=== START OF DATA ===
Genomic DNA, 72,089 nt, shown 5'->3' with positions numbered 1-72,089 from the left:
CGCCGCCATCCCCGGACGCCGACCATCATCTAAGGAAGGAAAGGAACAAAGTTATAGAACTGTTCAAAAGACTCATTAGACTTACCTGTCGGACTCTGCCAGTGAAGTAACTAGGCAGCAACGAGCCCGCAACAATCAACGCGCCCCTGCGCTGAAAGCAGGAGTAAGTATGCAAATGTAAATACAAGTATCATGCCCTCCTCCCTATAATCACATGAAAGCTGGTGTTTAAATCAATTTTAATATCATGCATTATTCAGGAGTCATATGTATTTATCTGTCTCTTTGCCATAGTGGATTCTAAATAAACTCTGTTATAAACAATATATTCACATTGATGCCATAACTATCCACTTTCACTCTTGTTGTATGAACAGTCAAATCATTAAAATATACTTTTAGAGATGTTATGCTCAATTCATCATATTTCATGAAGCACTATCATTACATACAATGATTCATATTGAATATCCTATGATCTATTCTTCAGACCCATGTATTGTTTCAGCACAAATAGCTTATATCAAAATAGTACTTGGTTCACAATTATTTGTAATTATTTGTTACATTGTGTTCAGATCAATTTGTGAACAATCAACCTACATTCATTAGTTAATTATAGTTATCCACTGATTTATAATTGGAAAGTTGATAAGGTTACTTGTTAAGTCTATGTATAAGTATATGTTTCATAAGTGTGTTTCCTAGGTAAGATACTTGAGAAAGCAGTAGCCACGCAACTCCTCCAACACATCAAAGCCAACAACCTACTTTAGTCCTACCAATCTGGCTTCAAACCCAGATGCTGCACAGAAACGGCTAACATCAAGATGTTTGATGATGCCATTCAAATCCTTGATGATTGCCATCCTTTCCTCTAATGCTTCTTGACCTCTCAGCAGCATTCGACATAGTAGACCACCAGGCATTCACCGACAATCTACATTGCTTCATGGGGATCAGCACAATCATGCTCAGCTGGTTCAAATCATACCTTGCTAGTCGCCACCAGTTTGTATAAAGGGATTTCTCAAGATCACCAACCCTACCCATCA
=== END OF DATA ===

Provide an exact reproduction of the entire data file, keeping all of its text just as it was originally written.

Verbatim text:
Genomic DNA, 72,089 nt, shown 5'->3' with positions numbered 1-72,089 from the left:
CGCCGCCATCCCCGGACGCCGACCATCATCTAAGGAAGGAAAGGAACAAAGTTATAGAACTGTTCAAAAGACTCATTAGACTTACCTGTCGGACTCTGCCAGTGAAGTAACTAGGCAGCAACGAGCCCGCAACAATCAACGCGCCCCTGCGCTGAAAGCAGGAGTAAGTATGCAAATGTAAATACAAGTATCATGCCCTCCTCCCTATAATCACATGAAAGCTGGTGTTTAAATCAATTTTAATATCATGCATTATTCAGGAGTCATATGTATTTATCTGTCTCTTTGCCATAGTGGATTCTAAATAAACTCTGTTATAAACAATATATTCACATTGATGCCATAACTATCCACTTTCACTCTTGTTGTATGAACAGTCAAATCATTAAAATATACTTTTAGAGATGTTATGCTCAATTCATCATATTTCATGAAGCACTATCATTACATACAATGATTCATATTGAATATCCTATGATCTATTCTTCAGACCCATGTATTGTTTCAGCACAAATAGCTTATATCAAAATAGTACTTGGTTCACAATTATTTGTAATTATTTGTTACATTGTGTTCAGATCAATTTGTGAACAATCAACCTACATTCATTAGTTAATTATAGTTATCCACTGATTTATAATTGGAAAGTTGATAAGGTTACTTGTTAAGTCTATGTATAAGTATATGTTTCATAAGTGTGTTTCCTAGGTAAGATACTTGAGAAAGCAGTAGCCACGCAACTCCTCCAACACATCAAAGCCAACAACCTACTTTAGTCCTACCAATCTGGCTTCAAACCCAGATGCTGCACAGAAACGGCTAACATCAAGATGTTTGATGATGCCATTCAAATCCTTGATGATTGCCATCCTTTCCTCTAATGCTTCTTGACCTCTCAGCAGCATTCGACATAGTAGACCACCAGGCATTCACCGACAATCTACATTGCTTCATGGGGATCAGCACAATCATGCTCAGCTGGTTCAAATCATACCTTGCTAGTCGCCACCAGTTTGTATAAAGGGATTTCTCAAGATCACCAACCCTACCCATCA